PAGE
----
Day: December 31, 2019

3 Ways to be in Financial Integrity this Holiday Season

3 Ways to be in Financial Integrity this Holiday SeasonIn the whirlwind of holiday parties, gift-giving, and cooking, you can lose your grip on financial integrity faster than slipping on ice. But, your integrity is essential to your happiness and your self-worth. Here are a few easy ways to regain your center and empower your choices to give from your heart instead of your wallet.

Treasure Connectivity

When your presence is truly a gift to others, you won’t find yourself needing to overspend. Practice loving presence with the little interactions you have through the day. Slow down. Listen more. Smile more. Appreciate the uniqueness of the person in front of you. When you treasure connectivity, you won’t find yourself spending money on things that aren’t in alignment with your values.

Affirm Your Unique Values & Convictions

Speaking of aligning to your values … what are YOUR values? What do you value about the holidays? About gifting? About receiving? About money? Take a minute and write down your values and your convictions about the holidays. Read your convictions before bed, and upon arising. You’ll be more likely to live up to your convictions with money. And when you don’t, you’ll be very clear exactly what value you violated. When that happens, stop. Notice. Course correct.

Gift from Your Values

Whether you’re baking cookies or filling stockings, make each an act in alignment with your convictions. At first you may be aware of how your extended family or friends have different trends, values, or convictions. That’s ok. Notice. And be YOU. Be in your integrity. Make your people paleo gingersnaps or whatever you find nourishing and delightful. Tell your people why you gift how you gift. They love you for being you. And you being you will help them find their own financial integrity.

Cate StillmanCate Stillman has been teaching audiences how to create health and wellness through yoga and Ayurveda since 2001. She is the author of Body Thrive, and hosts the Yogahealer Real Thrive Show, a weekly podcast featuring dozens of experts in the field. She splits her time between the Idaho border country and Mexico.

4 Ways to Practice Gratitude This Holiday Season

4 Ways to Practice Gratitude This Holiday Season

The holiday season can be hectic and overwhelming, with many mixed emotions, from excitement to stress. It’s the perfect time to commit to a daily practice of gratitude which will help you experience more moments of contentment and joy and give you resilience to handle the many challenges (including travel and stressful relatives). And when you share your gratitude with others, you help them feel seen, valued, elevated, and help yourself feel more closely connected to people in your life. Here are four ways to practice gratitude this holiday season.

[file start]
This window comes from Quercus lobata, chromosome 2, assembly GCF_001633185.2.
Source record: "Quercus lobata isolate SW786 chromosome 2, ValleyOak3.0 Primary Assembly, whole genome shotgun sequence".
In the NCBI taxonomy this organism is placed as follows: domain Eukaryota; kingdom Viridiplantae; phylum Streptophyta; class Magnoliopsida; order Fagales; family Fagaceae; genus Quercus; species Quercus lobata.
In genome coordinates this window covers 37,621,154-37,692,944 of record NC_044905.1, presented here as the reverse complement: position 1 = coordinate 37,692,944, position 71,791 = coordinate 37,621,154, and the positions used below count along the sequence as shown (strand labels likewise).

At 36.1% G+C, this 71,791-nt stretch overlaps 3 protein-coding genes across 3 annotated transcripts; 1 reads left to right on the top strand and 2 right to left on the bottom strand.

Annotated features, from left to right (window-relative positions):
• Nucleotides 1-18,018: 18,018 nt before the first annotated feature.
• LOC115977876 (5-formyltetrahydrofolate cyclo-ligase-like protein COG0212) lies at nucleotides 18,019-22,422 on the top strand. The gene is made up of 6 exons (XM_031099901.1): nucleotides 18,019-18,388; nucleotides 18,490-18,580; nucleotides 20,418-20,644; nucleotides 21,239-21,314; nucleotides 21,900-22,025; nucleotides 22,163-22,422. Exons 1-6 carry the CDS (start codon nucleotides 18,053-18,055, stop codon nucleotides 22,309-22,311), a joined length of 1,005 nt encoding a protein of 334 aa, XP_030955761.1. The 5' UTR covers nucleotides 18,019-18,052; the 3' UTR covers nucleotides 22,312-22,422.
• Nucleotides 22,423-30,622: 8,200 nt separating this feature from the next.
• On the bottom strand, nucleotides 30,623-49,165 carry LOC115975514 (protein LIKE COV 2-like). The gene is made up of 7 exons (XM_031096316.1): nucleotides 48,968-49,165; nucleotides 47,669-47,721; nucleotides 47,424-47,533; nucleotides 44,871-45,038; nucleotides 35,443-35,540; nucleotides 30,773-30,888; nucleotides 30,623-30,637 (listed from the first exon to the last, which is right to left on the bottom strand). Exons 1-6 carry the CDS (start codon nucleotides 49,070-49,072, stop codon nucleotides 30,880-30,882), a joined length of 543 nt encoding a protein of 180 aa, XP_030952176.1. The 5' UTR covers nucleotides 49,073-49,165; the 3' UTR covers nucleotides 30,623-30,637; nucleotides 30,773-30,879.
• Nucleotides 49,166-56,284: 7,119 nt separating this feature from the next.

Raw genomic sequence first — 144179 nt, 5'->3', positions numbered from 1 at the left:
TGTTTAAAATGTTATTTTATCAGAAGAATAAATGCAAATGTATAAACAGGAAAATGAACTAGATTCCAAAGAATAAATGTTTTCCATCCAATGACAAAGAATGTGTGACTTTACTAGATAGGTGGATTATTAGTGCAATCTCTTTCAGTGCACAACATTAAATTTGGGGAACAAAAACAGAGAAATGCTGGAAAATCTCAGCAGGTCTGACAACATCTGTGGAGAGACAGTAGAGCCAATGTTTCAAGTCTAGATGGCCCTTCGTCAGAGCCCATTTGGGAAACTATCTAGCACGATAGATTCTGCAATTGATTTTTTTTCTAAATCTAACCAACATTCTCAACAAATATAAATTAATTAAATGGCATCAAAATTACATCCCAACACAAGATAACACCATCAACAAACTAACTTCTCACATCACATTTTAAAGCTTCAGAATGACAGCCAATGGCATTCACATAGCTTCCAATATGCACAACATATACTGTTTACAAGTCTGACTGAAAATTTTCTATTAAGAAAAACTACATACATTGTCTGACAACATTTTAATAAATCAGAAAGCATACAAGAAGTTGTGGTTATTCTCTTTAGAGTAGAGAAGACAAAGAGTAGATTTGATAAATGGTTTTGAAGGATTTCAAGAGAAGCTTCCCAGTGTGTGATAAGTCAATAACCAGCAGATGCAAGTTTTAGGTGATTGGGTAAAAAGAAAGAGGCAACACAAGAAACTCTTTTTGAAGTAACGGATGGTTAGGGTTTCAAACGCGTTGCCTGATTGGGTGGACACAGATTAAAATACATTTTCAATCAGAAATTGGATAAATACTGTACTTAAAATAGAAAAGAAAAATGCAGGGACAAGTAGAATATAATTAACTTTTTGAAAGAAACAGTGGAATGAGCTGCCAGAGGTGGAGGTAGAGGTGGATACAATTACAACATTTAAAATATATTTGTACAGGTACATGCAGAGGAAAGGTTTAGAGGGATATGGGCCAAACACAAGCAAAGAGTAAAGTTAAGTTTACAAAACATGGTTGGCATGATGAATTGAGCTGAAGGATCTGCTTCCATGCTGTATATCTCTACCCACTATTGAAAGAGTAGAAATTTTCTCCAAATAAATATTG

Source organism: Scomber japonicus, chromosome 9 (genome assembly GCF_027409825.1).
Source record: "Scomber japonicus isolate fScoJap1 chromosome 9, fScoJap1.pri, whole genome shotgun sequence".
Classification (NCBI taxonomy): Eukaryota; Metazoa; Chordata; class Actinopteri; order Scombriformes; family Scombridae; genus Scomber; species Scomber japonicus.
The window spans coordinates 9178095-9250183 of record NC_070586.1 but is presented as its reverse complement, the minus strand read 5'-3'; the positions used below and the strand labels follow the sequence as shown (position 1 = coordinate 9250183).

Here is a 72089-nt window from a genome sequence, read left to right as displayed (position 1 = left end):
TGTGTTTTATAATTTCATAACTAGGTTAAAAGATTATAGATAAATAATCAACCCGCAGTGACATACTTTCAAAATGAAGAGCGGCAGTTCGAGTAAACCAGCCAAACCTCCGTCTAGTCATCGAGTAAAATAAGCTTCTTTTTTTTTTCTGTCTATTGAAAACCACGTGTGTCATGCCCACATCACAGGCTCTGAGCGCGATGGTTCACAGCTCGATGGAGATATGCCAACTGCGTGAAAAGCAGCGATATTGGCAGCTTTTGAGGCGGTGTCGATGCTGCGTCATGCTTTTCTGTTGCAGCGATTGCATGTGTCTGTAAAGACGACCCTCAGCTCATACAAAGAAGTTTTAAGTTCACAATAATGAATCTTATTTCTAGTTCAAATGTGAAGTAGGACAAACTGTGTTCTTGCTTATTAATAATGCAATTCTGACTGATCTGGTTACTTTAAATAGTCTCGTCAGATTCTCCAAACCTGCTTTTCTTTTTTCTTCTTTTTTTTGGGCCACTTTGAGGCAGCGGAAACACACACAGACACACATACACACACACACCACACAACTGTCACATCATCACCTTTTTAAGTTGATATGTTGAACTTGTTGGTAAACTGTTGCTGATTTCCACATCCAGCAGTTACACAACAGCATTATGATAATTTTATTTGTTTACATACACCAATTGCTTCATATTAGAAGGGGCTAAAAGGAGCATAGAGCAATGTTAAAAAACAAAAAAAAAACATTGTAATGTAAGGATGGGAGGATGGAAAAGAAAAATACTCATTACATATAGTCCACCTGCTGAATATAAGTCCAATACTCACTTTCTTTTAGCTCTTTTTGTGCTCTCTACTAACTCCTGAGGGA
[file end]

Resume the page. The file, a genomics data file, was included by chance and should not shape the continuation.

Say Thank You and Mean It

When you thank someone, be intentional about it and put your heart and appreciation into your words. Take a moment, pause, look them in the eye, smile, and say ‘Thank you’. If there is something specific you want to thank them for, do it, go the extra step, that’s awesome.

Daily Gratitude Bookends

Begin and end your day by writing down a few things you’re grateful for. Literally bookend your day with gratitude. If you’re not a journaling type, that’s fine—how about sharing what you’re grateful for with someone else, like a family member, friend, or co-worker—in-person or via text or email. You won’t just be practicing gratitude for yourself but inspiring them to do it also. Remember to be as specific as possible and don’t neglect really small moments.

Gratitude Zoom

If you’re feeling down or caught in a negativity spiral, pause and challenge yourself to find something you can appreciate within your experience, however small. For example, if you’re sad about being sick and missing out on what you would rather be doing, can you feel grateful that you have medicine or a comfortable place to recover or people around to help care for you?

Gratitude Antidote

When something stresses you out—too much traffic, an annoying colleague, etc.—use it as a reminder to practice gratitude. You don’t have to be grateful for whatever is stressing you out, but use it as a nudge to pause, take a breath, and think of something, however small, that you are grateful for in that moment. When you do this, you prevent your brain from going into a negativity spiral, where one annoying thought brings on another, and another, and another, until you have a really rough day.

 

Nataly KoganNataly Kogan is an author (Happier Now), speaker, and the founder of Happier. Her work has been featured in hundreds of media outlets, including the New York Times, the Wall Street Journal, TEDx Boston, SXSW, and Dr Oz. Nataly lives with her husband and daughter in Boston. For more, visit happier.com.

 

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